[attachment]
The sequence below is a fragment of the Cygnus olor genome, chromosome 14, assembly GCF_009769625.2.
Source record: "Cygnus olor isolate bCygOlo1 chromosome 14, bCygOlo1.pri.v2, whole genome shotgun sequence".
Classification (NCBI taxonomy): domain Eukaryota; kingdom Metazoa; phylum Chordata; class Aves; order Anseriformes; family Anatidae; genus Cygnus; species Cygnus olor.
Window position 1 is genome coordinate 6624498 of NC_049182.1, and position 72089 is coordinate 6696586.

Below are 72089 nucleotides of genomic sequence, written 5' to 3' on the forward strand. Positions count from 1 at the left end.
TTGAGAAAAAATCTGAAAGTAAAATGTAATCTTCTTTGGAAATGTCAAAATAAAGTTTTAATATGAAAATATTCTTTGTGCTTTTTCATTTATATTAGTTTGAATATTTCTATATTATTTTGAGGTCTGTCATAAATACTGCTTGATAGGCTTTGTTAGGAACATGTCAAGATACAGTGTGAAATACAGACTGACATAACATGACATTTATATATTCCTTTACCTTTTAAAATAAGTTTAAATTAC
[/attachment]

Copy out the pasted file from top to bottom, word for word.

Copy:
The sequence below is a fragment of the Cygnus olor genome, chromosome 14, assembly GCF_009769625.2.
Source record: "Cygnus olor isolate bCygOlo1 chromosome 14, bCygOlo1.pri.v2, whole genome shotgun sequence".
Classification (NCBI taxonomy): domain Eukaryota; kingdom Metazoa; phylum Chordata; class Aves; order Anseriformes; family Anatidae; genus Cygnus; species Cygnus olor.
Window position 1 is genome coordinate 6624498 of NC_049182.1, and position 72089 is coordinate 6696586.

Below are 72089 nucleotides of genomic sequence, written 5' to 3' on the forward strand. Positions count from 1 at the left end.
TTGAGAAAAAATCTGAAAGTAAAATGTAATCTTCTTTGGAAATGTCAAAATAAAGTTTTAATATGAAAATATTCTTTGTGCTTTTTCATTTATATTAGTTTGAATATTTCTATATTATTTTGAGGTCTGTCATAAATACTGCTTGATAGGCTTTGTTAGGAACATGTCAAGATACAGTGTGAAATACAGACTGACATAACATGACATTTATATATTCCTTTACCTTTTAAAATAAGTTTAAATTAC